Pottery amphora

From Banpo village, Shaanxi province, central China
Yangshao culture, Neolithic period, around 4500 BC

Early pottery from China

Clay was first turned into pottery in China nearly nine thousand years ago, in the south-western area of China, near Guangxi and Guizhou. In northern China, ceramics of the Peiligang culture date to about one thousand years later.

The best-known phase of Neolithic culture is Yangshao, which included a large area of north and central China. It dates from between seven and five thousand years ago. The best preserved Yangshao site is at Banpo, near Xi'an, Shaanxi province, where a large riverside village has been excavated. It comprises a dwelling area with small, round houses and a community house; a craft area nearby with simple kilns, and a burial area, removed from the village.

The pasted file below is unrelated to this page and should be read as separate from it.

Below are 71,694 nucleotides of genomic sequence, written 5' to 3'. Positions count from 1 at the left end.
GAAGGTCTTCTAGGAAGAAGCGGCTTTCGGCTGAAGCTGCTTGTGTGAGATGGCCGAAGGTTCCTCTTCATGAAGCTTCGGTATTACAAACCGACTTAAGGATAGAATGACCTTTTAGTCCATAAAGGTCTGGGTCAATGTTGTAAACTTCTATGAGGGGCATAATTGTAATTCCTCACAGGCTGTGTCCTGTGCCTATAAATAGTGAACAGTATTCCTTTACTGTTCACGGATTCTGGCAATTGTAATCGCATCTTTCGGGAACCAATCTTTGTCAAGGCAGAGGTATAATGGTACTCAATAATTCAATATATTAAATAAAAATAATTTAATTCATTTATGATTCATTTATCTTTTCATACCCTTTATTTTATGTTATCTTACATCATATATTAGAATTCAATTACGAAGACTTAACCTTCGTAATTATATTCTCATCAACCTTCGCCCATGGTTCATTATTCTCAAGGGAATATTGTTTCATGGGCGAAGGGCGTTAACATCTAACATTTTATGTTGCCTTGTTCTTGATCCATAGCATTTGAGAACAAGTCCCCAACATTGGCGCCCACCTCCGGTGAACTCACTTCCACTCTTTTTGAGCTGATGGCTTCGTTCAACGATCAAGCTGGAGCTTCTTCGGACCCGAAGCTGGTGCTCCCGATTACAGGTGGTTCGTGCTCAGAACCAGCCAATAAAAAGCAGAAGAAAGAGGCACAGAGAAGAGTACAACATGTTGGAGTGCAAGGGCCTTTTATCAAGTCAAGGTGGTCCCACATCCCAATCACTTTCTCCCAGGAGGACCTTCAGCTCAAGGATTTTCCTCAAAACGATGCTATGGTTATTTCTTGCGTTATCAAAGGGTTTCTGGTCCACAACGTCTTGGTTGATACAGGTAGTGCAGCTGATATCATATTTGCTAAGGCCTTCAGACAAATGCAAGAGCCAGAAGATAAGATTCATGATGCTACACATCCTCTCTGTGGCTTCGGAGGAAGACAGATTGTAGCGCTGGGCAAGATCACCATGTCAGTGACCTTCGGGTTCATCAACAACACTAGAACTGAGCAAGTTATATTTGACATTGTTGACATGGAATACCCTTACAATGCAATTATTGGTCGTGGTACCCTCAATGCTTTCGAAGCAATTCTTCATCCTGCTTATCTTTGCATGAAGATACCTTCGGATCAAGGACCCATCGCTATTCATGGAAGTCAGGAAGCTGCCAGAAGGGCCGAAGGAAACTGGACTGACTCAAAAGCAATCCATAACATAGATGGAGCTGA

The potters made an impressive range of wares: simple lidded jars for storage; bowls and cups for eating and drinking; tripod vessels for cooking, and narrow, thick-walled jars with pointed bases, such as this one, for fetching water. Banpo is most famous for the painted designs of fish and round human faces painted on red pottery. The decoration on this amphora is simple. The design was made by impressing something onto the clay - probably rope.

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More information


S.J. Vainker, Chinese pottery and porcelain, (London, The British Museum Press, 1991)

J. Rawson (ed.), The British Museum book of Chi (London, The British Museum Press, 1992)


Height: 31.700 cm

Museum number

Asia OA 1959.2-16.4


Acquired by exchange with the Institute of Archaeology, Academy of Sciences, Beijing


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